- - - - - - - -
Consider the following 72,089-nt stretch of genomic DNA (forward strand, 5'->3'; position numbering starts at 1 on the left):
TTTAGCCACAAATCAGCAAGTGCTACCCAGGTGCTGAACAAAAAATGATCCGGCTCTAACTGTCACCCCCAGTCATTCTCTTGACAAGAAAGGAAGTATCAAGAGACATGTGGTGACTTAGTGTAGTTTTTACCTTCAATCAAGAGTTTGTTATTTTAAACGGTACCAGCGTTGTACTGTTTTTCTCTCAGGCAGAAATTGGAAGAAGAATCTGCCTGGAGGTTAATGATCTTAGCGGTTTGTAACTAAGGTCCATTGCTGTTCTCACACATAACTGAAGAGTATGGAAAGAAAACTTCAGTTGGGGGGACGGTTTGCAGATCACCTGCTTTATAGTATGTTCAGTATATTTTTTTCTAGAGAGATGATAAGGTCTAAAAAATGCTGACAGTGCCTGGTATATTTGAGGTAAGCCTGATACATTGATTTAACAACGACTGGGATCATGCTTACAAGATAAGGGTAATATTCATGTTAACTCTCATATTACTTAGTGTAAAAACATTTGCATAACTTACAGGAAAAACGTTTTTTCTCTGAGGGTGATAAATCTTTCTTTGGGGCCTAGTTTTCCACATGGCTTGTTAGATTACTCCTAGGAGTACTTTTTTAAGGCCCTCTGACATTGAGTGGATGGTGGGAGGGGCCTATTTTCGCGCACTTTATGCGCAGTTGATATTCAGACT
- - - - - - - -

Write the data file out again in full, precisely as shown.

Consider the following 72,089-nt stretch of genomic DNA (forward strand, 5'->3'; position numbering starts at 1 on the left):
TTTAGCCACAAATCAGCAAGTGCTACCCAGGTGCTGAACAAAAAATGATCCGGCTCTAACTGTCACCCCCAGTCATTCTCTTGACAAGAAAGGAAGTATCAAGAGACATGTGGTGACTTAGTGTAGTTTTTACCTTCAATCAAGAGTTTGTTATTTTAAACGGTACCAGCGTTGTACTGTTTTTCTCTCAGGCAGAAATTGGAAGAAGAATCTGCCTGGAGGTTAATGATCTTAGCGGTTTGTAACTAAGGTCCATTGCTGTTCTCACACATAACTGAAGAGTATGGAAAGAAAACTTCAGTTGGGGGGACGGTTTGCAGATCACCTGCTTTATAGTATGTTCAGTATATTTTTTTCTAGAGAGATGATAAGGTCTAAAAAATGCTGACAGTGCCTGGTATATTTGAGGTAAGCCTGATACATTGATTTAACAACGACTGGGATCATGCTTACAAGATAAGGGTAATATTCATGTTAACTCTCATATTACTTAGTGTAAAAACATTTGCATAACTTACAGGAAAAACGTTTTTTCTCTGAGGGTGATAAATCTTTCTTTGGGGCCTAGTTTTCCACATGGCTTGTTAGATTACTCCTAGGAGTACTTTTTTAAGGCCCTCTGACATTGAGTGGATGGTGGGAGGGGCCTATTTTCGCGCACTTTATGCGCAGTTGATATTCAGACT